question about tying into windows themes vs. Skinning RRS feed

  • Question

  • I have tied my windows in to the windows theme engine by doing things like assigning my windows backgrounds to WindowsBrushKey and WindowTextBrushKey.  This works great--when I alter my theme to high contrast, for example, my windows dynamically follow suit.  Where I am confused is overriding that theme with a skin.  I would like to allow the user to override the default theme look and feel of my application in favour of a skin that would replace the templates with skinned elements...  I've read that this is done by having multiple dispirately named resource dictionaries, but you keep the name of the resources inside identical between the different resource dictionaries.  That way, you can swap one dictionary for another, and the entire look of the application changes.

    What is the practice for overriding the windowsBrushKeys so that a skin can take over...but when the skin isn't active, the brushes etc are still tied in to the windows theme colour scheme engine?

    Monday, January 11, 2010 6:50 PM


  • Allow me to answer my own question for the benefit of future WPF'ers.

    Creating a windows-controlled theme
    I have created a folder called Themes in my project
    In this folder I currently have one folder, Generic.  In the generic folder, I have all the resource dictionary files I want used to theme my application:

    Generic.xaml (the main resource dictionary file which has merge entries for the following)

    I have several resource dictionaries to categorize my resources and make it easy to navigate...but you could put EVERYTHING in one resource dictionary if you really wanted to.  Ensure that dependencies go first (ie, brushes and colours are declared prior to being used in artwork or buttons, whatever).

    In Generic, I do not override any of the windows styles.  If I create a style template for another theme (for example, a login button), but want it to be generic in my generic theme, I set the style of the button to dead end in my resource dictionary:

    <Style x:Key="LoginButton" TargetType="{xType Button}"/>

    This tells WPF to check my resource dictionary for the LoginButton style...but since I don't want one applied, it just dead ends and uses the default Type style (in this case, a button, controlled by the windows theme engine).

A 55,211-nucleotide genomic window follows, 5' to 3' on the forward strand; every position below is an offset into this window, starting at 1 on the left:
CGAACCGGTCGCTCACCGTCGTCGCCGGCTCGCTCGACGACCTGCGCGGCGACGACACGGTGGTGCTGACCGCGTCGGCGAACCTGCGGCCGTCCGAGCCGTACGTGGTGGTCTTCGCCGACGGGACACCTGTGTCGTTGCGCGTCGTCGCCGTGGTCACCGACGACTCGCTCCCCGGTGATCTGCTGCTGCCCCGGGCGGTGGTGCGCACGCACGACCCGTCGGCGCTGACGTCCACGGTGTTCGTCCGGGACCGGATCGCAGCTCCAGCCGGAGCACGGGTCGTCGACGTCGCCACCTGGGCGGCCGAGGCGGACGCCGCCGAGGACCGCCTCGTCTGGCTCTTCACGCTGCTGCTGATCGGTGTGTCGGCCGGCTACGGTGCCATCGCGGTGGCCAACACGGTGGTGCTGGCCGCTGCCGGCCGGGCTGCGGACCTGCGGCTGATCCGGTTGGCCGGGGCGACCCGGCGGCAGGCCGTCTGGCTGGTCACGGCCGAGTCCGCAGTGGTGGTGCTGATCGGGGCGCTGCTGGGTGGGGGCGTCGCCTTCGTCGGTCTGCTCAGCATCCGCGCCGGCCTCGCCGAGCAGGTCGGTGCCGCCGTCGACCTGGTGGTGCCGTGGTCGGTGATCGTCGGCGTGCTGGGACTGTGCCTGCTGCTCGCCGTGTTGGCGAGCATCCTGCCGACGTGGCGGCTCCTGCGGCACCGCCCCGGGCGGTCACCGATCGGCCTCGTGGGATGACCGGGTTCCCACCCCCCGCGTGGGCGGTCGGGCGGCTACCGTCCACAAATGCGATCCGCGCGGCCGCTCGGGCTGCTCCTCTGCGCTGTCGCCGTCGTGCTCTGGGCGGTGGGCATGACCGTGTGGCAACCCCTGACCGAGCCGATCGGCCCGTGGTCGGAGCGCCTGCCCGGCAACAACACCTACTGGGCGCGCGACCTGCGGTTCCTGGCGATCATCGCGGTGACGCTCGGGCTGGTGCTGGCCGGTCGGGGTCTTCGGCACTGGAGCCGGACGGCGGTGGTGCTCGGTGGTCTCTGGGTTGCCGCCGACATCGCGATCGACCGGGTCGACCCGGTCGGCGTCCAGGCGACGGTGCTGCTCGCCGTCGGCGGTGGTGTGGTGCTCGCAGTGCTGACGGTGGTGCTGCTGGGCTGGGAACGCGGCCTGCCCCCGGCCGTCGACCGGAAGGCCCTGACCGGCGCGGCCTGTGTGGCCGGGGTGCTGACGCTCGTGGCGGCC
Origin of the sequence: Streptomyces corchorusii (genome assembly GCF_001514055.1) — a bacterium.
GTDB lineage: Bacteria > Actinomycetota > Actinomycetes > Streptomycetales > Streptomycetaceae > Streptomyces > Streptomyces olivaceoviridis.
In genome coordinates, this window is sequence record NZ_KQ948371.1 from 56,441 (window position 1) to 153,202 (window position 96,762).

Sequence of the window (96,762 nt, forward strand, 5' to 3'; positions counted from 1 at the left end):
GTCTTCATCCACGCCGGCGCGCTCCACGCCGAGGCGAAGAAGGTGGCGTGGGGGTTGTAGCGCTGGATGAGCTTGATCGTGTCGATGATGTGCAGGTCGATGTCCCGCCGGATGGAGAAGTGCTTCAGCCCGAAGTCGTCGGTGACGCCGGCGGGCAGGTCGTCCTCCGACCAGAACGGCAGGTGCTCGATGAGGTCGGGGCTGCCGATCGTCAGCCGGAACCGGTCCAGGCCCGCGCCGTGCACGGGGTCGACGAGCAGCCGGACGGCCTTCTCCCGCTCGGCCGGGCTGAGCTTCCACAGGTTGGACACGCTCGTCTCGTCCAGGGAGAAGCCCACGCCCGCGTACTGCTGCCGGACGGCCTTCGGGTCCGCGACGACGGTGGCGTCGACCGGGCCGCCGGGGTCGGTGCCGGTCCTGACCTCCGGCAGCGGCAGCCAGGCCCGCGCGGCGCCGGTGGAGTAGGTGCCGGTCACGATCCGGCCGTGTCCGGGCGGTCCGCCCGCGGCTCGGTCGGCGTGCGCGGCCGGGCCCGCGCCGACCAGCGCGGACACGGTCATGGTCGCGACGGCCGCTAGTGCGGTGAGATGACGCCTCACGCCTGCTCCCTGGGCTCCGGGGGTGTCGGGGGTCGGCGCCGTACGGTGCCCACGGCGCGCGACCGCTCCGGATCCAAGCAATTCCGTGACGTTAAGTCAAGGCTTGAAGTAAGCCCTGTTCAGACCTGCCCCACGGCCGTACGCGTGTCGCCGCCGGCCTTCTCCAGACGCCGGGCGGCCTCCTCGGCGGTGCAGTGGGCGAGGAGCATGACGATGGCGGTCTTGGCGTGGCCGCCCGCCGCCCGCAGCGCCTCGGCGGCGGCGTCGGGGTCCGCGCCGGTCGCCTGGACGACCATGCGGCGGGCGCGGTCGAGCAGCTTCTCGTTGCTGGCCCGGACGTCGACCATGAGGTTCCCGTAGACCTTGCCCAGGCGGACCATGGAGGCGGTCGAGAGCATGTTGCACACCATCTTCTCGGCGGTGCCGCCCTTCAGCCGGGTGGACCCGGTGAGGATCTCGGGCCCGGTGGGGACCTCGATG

Creating a Skin that can be used to override the windows theme

    Now to create a skin that can be used to override the generic theme I created, I create a Skins folder in my wpf project.

    In the skins folder, I create a folder for my skin...let's call it Nintendo.

    In the Nintendo folder, I create the SAME number, type and content of resource dictionaries as I created for Generic:

    Nintendo.xaml (the main resource dictionary file which has merge entries for the following)

    It is important that you replicate EVERY style used and referenced across all your themes and skins.

    As a result, since I had a LoginButton style specified in my project (which dead-ends in GenericButtons.xaml)...I MUST have a style in my Nintendo skin...even if I choose to dead end it.  However, in this case, I may want a nintendo style button:

    <Style x:Key={LoginButton} TargetType="{x:Type Button}">
    <Setter Property ="Template">
    <ControlTemplate TargetType={x:Type Button}">
    .... ETC

    How do I switch between the theme and the skin?

    Identify app.xaml and have one theme or skin referenced at a time only in the resources area:

    				<!-- ONE must be enabled -->
    				<ResourceDictionary Source="Themes/Generic/Generic.xaml"/>
    				<!-- Nintendo Skin -->
    				<!--ResourceDictionary Source="Skins/Nintendo/Nintendo.xaml"/-->

    This is at design time and running for testing purposes.  To allow the user to change the theme or skin at runtime, check out this blog:

    • Marked as answer by Purkiss Thursday, February 18, 2010 4:33 PM
    Thursday, February 18, 2010 4:33 PM